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On January 17th, Gilles Peterson’s Worldwide Awards will be celebrating their 10th edition at London's Koko with a typically enormous line-up. It includes Fatima, Dorian Concept, Lone, and Taylor McFerrin, and, running until 3am, always features a strong roster of DJs across the course of the night.
Starting life in Shoreditch’s Cargo, the event swiftly ballooned into the more expansive surroundings of Koko to accommodate the genre-spanning inclusivity which has long been associated with Peterson’s radio show. And as the name suggests, it’s also an opportunity for Peterson to give recognition to the artists and labels whose names might not often find their way onto the nomination slips for more established award ceremonies.
With the best part of the event’s 10 years held at the North London venue, bundling together that many artists from across the musical spectrum into its close confines was always going to produce some interesting stories. We asked Peterson to provide us with 10 of the defining moments from a decade of the awards.
James Blake making it through a noisy crowd
Gilles Peterson: "What was great about James was that we put him on a time when he hadn’t crossed over yet. He hadn’t yet released his first album, so it was just off the back of CMYK. And so it was a bit shocking for people, as they weren’t expecting a singer and slow music.
"What’s brilliant about putting on acts like this before they’ve broken is that audiences might not be that receptive, but months later they’ll be going ballistic. I remember with James that it was particularly noisy when he was on, as he was doing these ballads.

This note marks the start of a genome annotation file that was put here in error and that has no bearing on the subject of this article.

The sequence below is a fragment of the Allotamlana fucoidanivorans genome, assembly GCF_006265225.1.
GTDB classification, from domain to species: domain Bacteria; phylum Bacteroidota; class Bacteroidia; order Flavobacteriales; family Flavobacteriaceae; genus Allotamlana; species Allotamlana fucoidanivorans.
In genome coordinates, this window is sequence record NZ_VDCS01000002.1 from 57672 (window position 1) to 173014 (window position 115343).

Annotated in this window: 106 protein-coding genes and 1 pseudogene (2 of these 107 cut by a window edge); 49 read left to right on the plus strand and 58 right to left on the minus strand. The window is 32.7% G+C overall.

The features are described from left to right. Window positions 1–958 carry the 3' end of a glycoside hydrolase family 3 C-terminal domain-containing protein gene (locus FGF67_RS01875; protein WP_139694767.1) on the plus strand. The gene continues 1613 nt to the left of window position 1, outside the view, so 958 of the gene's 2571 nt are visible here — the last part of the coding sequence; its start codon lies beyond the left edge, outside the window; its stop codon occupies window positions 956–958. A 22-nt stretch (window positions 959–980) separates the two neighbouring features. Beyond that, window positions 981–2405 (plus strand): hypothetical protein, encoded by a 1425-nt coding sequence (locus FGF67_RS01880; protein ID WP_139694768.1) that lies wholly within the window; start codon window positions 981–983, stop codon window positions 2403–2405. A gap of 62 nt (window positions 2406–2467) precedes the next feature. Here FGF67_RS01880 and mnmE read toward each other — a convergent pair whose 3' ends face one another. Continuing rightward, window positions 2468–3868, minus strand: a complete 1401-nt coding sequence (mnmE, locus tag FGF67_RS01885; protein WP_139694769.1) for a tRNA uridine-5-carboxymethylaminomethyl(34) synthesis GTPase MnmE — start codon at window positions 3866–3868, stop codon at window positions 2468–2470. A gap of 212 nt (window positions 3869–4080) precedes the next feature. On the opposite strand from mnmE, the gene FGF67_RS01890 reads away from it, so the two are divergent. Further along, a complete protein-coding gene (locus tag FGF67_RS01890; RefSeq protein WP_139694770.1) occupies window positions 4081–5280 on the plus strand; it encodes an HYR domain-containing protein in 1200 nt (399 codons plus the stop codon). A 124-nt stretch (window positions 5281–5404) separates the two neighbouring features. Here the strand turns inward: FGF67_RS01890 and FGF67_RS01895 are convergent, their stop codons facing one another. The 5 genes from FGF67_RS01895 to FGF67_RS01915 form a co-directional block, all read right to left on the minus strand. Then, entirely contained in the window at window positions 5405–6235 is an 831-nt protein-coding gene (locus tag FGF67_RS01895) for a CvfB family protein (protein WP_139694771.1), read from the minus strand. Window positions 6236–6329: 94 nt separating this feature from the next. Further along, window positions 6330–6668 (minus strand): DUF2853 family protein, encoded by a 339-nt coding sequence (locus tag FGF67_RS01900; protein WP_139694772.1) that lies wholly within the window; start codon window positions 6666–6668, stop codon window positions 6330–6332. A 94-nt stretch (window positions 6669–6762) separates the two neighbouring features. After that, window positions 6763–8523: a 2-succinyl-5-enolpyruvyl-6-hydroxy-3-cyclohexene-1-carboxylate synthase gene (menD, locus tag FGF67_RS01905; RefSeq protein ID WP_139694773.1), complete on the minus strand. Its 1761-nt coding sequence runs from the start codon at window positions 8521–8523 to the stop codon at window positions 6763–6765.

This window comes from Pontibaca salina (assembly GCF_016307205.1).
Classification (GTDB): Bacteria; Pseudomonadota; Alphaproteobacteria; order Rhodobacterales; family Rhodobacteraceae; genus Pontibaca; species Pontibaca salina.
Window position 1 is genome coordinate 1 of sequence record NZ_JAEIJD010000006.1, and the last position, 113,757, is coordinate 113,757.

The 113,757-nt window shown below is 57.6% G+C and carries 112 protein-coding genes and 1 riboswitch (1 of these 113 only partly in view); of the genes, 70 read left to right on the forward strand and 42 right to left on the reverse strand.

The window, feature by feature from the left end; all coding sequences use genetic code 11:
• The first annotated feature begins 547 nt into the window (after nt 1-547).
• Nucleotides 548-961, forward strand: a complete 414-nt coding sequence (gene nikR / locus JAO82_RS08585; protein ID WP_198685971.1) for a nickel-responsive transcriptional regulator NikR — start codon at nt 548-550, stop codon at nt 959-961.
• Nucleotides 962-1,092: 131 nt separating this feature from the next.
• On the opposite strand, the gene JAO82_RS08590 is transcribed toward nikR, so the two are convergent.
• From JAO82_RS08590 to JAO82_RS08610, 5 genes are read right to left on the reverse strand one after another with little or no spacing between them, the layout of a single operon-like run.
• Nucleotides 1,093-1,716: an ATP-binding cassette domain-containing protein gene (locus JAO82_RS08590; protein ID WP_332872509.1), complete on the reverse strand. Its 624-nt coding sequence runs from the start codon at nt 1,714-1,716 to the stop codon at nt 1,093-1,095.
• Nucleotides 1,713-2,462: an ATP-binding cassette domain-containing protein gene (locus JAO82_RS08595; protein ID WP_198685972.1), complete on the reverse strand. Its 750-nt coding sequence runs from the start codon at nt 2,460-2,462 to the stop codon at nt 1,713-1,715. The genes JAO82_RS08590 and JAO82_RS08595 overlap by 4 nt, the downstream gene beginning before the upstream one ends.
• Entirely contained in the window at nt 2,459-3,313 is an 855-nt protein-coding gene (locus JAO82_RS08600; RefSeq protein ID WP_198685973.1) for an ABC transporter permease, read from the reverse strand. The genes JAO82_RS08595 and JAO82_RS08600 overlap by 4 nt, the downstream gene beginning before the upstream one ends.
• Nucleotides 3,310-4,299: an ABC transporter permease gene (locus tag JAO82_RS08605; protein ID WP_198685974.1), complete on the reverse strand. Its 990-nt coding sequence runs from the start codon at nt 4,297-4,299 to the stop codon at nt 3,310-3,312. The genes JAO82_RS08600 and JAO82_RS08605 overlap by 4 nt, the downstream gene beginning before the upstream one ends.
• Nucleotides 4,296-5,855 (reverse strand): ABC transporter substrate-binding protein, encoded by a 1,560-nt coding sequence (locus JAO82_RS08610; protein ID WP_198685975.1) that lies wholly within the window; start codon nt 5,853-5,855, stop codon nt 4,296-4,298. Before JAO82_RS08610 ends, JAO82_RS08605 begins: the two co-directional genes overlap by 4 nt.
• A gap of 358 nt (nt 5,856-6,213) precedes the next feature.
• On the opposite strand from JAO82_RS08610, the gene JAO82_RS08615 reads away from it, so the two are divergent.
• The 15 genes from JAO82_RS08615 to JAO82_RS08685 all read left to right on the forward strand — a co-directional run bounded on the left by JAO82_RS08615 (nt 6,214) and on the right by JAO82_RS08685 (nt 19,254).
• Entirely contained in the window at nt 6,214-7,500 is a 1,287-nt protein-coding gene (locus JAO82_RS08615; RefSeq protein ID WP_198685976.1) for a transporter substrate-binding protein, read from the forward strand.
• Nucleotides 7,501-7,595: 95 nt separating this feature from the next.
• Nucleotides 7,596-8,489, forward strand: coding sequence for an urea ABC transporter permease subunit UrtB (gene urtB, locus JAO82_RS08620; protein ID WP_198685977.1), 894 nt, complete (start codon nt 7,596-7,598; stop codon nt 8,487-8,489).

"I have maximum respect for him, because he got through it. Getting through those moments is what helps them become a significant artist in the long run. A few months later he was picking up awards and going on to do best set I’ve ever seen at the Worldwide Festival."
The first European show for Jay Electronica
Gilles Peterson: "This was a legendary performance, because it was a first for someone who was, and still is, an amazing hip hop artist. He brought his mum all the way from New Orleans so that she could hear it, and made sure she had a prime spot, which was a lovely moment.
"Hip hop’s an interesting area of music, as it’s one that doesn’t generally translate very well outside of its own community. It’s always difficult to pull hip hop out of the hip hop island, because the fans are so fanatical. So if you put on a rapper and the crowd doesn’t know every lyric off by heart then it suddenly creates a different atmosphere. It’s always been a challenge to do hip hop, but sometimes it works brilliantly."
Thom Yorke and Flying Lotus hanging out